with river deltas, shores and sculpted rock.
But sands in endless dunes round half its girth,
are ever-frozen grains of ice which flock,
enslaved by Saturn’s tidal-driven winds.
Revealed in filtered amber twilight haze,
the similarity to Earth rescinds.
- Diane Hine, On Saturn’s Moon (16 April 2012)
Titan is the only other world in the solar system that has stable bodies of liquid on its surface. With a surface temperature of minus 180 degrees Centigrade, Titan is so cold that water is frozen solid and as hard as a rock. Instead, the liquid that fills its lakes and flows in its rivers is a mixture of ethane and methane. It is a challenge to image Titan because its surface is shrouded under a thick and opaque atmosphere. As a result, NASA’s Cassini spacecraft uses radar to map Titan’s surface by bouncing pulses of microwave energy off the surface of Titan and measuring the time it takes for the pulses to return to the spacecraft. Essentially, the radar instrument on Cassini “sees” the surface of Titan using microwaves instead of visible light.
Figure 1: The colourful globe of Titan passes in front of Saturn and its rings in this true colour snapshot from NASA’s Cassini spacecraft. The image was obtained with the Cassini spacecraft narrow-angle camera on 21 May 2011, at a distance of approximately 2.3 million kilometres from Titan. Credit: NASA/JPL-Caltech/Space Science Institute.
On 26 September 2012, a swat of radar imagery of Titan’s surface was acquired by Cassini. The image shows a river system which stretches more than 400 kilometres in length and empties into a large sea known as Ligeia Mare in Titan’s north polar region. It appears dark along its entire length and this indicates a smooth surface, consistant with it being filled by some form of liquid. The liquid is probably a mixture of ethane and methane. This radar image is a good snapshot of a “hydrological” cycle on another world. Here on Titan, liquid ethane and methane falls as rain, and rivers transport the liquid into lakes and seas where evaporation kicks off the cycle all over again.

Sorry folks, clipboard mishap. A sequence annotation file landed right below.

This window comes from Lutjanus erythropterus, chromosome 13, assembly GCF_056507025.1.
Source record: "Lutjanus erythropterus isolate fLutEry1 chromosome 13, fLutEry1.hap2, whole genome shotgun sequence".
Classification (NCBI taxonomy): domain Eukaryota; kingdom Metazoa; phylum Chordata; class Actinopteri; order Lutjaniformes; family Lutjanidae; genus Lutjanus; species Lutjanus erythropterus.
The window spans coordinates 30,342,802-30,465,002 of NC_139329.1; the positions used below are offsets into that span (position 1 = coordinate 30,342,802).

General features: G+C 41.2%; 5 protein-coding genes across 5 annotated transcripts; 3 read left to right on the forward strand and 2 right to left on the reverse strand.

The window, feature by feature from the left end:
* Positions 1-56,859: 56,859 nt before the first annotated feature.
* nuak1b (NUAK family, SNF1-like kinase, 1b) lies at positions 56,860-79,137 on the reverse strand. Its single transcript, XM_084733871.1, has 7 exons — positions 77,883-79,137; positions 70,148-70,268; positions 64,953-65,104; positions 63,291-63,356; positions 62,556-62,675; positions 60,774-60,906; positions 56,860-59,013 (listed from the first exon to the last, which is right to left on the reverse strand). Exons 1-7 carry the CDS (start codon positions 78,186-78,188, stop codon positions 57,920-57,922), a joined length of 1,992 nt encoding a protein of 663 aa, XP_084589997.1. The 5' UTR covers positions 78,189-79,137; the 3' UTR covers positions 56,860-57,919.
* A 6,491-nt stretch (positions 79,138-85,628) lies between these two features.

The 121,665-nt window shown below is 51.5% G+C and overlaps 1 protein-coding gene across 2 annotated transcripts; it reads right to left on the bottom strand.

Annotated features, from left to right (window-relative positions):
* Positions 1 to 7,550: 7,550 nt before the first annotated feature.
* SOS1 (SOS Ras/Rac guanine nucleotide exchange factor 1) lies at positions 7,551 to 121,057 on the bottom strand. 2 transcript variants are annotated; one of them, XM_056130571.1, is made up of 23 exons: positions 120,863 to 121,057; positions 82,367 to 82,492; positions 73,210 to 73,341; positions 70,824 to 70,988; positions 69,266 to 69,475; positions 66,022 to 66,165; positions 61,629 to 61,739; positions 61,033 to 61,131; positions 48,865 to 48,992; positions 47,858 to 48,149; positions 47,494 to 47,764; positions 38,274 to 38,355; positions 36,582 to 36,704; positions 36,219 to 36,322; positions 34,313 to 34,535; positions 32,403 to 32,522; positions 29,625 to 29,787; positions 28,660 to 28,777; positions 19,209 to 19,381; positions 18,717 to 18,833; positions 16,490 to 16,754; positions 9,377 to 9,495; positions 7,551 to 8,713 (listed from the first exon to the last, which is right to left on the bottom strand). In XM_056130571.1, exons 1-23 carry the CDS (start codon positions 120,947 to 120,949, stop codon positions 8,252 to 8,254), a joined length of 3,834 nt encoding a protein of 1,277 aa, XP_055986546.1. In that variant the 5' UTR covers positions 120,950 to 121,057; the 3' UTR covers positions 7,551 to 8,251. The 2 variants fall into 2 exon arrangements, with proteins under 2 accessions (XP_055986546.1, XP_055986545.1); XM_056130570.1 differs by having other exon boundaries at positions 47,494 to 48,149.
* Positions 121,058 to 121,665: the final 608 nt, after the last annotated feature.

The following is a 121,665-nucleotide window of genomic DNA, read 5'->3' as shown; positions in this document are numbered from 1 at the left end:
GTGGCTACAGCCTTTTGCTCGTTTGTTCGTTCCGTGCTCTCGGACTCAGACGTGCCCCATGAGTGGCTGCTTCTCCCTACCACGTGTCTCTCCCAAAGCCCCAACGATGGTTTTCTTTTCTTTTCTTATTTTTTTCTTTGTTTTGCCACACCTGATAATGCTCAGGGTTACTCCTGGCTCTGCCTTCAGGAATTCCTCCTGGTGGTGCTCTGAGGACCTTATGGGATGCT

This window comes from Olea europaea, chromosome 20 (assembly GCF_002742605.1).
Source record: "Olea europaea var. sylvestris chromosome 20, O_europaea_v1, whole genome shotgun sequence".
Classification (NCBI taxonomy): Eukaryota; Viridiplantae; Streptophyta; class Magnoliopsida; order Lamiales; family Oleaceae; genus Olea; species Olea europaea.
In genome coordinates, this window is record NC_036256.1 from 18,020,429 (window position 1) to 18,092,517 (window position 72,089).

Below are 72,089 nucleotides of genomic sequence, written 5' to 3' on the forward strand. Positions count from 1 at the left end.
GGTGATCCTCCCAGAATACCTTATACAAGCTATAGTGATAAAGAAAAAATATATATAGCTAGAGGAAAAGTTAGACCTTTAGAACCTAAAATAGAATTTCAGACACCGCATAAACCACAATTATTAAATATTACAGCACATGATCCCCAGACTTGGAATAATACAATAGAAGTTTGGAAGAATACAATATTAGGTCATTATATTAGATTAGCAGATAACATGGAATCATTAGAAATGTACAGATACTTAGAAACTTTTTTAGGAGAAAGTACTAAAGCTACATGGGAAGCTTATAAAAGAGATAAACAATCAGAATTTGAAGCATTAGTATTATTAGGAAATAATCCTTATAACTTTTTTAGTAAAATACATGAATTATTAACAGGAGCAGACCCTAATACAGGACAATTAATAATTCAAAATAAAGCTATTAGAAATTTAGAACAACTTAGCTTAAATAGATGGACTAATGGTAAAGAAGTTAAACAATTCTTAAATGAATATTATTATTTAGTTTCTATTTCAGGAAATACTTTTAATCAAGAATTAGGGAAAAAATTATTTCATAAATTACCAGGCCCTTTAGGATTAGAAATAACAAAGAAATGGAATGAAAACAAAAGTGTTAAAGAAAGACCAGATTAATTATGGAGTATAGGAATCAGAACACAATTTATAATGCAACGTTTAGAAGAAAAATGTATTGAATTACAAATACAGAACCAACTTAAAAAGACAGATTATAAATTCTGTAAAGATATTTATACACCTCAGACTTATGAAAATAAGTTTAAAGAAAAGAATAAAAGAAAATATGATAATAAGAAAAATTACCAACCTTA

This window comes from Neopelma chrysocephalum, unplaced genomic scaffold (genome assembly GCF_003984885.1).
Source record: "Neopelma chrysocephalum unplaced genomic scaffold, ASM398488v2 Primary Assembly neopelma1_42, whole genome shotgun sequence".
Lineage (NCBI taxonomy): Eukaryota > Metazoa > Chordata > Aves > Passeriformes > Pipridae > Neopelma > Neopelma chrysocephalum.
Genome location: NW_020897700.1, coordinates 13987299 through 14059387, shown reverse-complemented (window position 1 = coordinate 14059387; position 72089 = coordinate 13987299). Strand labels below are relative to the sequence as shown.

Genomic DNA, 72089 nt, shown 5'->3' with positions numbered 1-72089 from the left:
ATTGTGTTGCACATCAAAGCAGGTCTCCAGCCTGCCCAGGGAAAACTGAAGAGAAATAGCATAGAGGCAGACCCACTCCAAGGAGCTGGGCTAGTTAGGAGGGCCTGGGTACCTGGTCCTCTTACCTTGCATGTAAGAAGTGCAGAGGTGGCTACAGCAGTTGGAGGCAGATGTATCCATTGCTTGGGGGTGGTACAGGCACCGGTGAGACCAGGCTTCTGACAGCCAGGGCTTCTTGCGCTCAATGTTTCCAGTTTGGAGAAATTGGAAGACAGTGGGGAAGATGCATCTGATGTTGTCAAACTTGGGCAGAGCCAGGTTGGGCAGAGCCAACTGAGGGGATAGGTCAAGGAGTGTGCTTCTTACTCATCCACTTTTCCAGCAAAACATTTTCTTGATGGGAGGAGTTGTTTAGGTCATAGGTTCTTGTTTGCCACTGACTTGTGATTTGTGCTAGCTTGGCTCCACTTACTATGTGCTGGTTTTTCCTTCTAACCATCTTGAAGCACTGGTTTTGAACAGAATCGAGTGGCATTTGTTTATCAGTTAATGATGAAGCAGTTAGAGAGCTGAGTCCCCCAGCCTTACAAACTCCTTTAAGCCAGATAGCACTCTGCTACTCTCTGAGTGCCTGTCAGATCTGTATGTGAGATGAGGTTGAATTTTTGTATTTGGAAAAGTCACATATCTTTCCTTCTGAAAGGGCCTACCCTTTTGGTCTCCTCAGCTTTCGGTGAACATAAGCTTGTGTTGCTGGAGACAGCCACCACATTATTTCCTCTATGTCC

Figure 2: Radar image of a river on Saturn’s moon Titan. This “Nile-like” river stretches more than 400 km from its ‘headwaters’ into Ligeia Mare - one of the three great seas in the high northern latitudes of the moon. The image was acquired on 26 September 2012, on Cassini’s 87th close flyby of Titan. Credit: NASA/JPL-Caltech/ASI.
The formation of this river system probably involved some faulting process since part of the river flows along fault lines. A fault line is basically a fracture or discontinuity in a volume of rock. “Though there are some short, local meanders, the relative straightness of the river valley suggests it follows the trace of at least one fault, similar to other large rivers running into the southern margin of this same Titan sea,” says Jani Radebaugh, a Cassini radar team associate at Brigham Young University, Providence, Utah.